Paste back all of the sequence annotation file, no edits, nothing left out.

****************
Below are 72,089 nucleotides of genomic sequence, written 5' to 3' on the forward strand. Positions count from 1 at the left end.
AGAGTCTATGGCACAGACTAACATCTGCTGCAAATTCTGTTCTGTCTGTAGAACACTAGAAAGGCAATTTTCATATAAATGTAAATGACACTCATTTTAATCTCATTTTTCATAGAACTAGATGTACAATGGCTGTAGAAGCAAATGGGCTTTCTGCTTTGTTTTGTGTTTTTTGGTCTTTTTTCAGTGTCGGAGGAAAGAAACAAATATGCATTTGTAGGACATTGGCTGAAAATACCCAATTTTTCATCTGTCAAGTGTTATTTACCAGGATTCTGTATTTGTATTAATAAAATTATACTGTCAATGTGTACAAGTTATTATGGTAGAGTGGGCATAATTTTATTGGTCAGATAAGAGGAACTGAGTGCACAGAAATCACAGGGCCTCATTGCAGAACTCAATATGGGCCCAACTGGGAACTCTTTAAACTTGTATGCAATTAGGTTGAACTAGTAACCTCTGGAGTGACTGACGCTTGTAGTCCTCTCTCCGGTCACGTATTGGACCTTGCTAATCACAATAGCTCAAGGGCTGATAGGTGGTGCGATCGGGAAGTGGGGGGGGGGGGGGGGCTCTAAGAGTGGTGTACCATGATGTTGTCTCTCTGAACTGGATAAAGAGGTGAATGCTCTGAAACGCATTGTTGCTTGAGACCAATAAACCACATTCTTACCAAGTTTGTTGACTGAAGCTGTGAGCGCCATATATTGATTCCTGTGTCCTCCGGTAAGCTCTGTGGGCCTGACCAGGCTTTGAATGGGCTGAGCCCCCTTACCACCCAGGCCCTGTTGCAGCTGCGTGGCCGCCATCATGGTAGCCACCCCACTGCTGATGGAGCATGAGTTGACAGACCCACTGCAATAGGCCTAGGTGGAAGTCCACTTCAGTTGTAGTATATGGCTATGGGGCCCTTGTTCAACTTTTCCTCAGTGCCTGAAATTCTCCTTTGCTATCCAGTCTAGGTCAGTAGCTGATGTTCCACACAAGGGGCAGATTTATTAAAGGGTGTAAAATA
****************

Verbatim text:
Below are 72,089 nucleotides of genomic sequence, written 5' to 3' on the forward strand. Positions count from 1 at the left end.
AGAGTCTATGGCACAGACTAACATCTGCTGCAAATTCTGTTCTGTCTGTAGAACACTAGAAAGGCAATTTTCATATAAATGTAAATGACACTCATTTTAATCTCATTTTTCATAGAACTAGATGTACAATGGCTGTAGAAGCAAATGGGCTTTCTGCTTTGTTTTGTGTTTTTTGGTCTTTTTTCAGTGTCGGAGGAAAGAAACAAATATGCATTTGTAGGACATTGGCTGAAAATACCCAATTTTTCATCTGTCAAGTGTTATTTACCAGGATTCTGTATTTGTATTAATAAAATTATACTGTCAATGTGTACAAGTTATTATGGTAGAGTGGGCATAATTTTATTGGTCAGATAAGAGGAACTGAGTGCACAGAAATCACAGGGCCTCATTGCAGAACTCAATATGGGCCCAACTGGGAACTCTTTAAACTTGTATGCAATTAGGTTGAACTAGTAACCTCTGGAGTGACTGACGCTTGTAGTCCTCTCTCCGGTCACGTATTGGACCTTGCTAATCACAATAGCTCAAGGGCTGATAGGTGGTGCGATCGGGAAGTGGGGGGGGGGGGGGGGCTCTAAGAGTGGTGTACCATGATGTTGTCTCTCTGAACTGGATAAAGAGGTGAATGCTCTGAAACGCATTGTTGCTTGAGACCAATAAACCACATTCTTACCAAGTTTGTTGACTGAAGCTGTGAGCGCCATATATTGATTCCTGTGTCCTCCGGTAAGCTCTGTGGGCCTGACCAGGCTTTGAATGGGCTGAGCCCCCTTACCACCCAGGCCCTGTTGCAGCTGCGTGGCCGCCATCATGGTAGCCACCCCACTGCTGATGGAGCATGAGTTGACAGACCCACTGCAATAGGCCTAGGTGGAAGTCCACTTCAGTTGTAGTATATGGCTATGGGGCCCTTGTTCAACTTTTCCTCAGTGCCTGAAATTCTCCTTTGCTATCCAGTCTAGGTCAGTAGCTGATGTTCCACACAAGGGGCAGATTTATTAAAGGGTGTAAAATA